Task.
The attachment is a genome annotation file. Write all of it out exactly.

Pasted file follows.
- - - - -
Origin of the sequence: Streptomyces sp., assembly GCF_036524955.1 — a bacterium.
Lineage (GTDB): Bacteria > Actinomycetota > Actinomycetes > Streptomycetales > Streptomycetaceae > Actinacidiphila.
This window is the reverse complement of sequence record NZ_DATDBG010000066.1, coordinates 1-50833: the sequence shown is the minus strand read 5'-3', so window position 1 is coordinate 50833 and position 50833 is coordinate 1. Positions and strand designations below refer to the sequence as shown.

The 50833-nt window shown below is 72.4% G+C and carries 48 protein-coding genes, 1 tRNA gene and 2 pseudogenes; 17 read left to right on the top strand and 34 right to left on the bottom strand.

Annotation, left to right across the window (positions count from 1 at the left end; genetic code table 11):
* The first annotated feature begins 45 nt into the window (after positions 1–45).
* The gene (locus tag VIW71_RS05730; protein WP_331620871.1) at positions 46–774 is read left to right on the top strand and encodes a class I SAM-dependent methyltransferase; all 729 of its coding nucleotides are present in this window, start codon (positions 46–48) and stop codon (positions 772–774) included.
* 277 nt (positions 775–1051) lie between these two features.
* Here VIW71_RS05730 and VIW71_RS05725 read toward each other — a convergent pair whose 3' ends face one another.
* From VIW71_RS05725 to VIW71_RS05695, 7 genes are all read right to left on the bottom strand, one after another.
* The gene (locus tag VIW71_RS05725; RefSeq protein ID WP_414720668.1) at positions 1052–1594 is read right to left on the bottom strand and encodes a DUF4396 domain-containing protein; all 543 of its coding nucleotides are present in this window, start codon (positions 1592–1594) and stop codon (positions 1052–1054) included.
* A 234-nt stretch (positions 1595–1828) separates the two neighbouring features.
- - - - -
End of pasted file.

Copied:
Origin of the sequence: Streptomyces sp., assembly GCF_036524955.1 — a bacterium.
Lineage (GTDB): Bacteria > Actinomycetota > Actinomycetes > Streptomycetales > Streptomycetaceae > Actinacidiphila.
This window is the reverse complement of sequence record NZ_DATDBG010000066.1, coordinates 1-50833: the sequence shown is the minus strand read 5'-3', so window position 1 is coordinate 50833 and position 50833 is coordinate 1. Positions and strand designations below refer to the sequence as shown.

The 50833-nt window shown below is 72.4% G+C and carries 48 protein-coding genes, 1 tRNA gene and 2 pseudogenes; 17 read left to right on the top strand and 34 right to left on the bottom strand.

Annotation, left to right across the window (positions count from 1 at the left end; genetic code table 11):
* The first annotated feature begins 45 nt into the window (after positions 1–45).
* The gene (locus tag VIW71_RS05730; protein WP_331620871.1) at positions 46–774 is read left to right on the top strand and encodes a class I SAM-dependent methyltransferase; all 729 of its coding nucleotides are present in this window, start codon (positions 46–48) and stop codon (positions 772–774) included.
* 277 nt (positions 775–1051) lie between these two features.
* Here VIW71_RS05730 and VIW71_RS05725 read toward each other — a convergent pair whose 3' ends face one another.
* From VIW71_RS05725 to VIW71_RS05695, 7 genes are all read right to left on the bottom strand, one after another.
* The gene (locus tag VIW71_RS05725; RefSeq protein ID WP_414720668.1) at positions 1052–1594 is read right to left on the bottom strand and encodes a DUF4396 domain-containing protein; all 543 of its coding nucleotides are present in this window, start codon (positions 1592–1594) and stop codon (positions 1052–1054) included.
* A 234-nt stretch (positions 1595–1828) separates the two neighbouring features.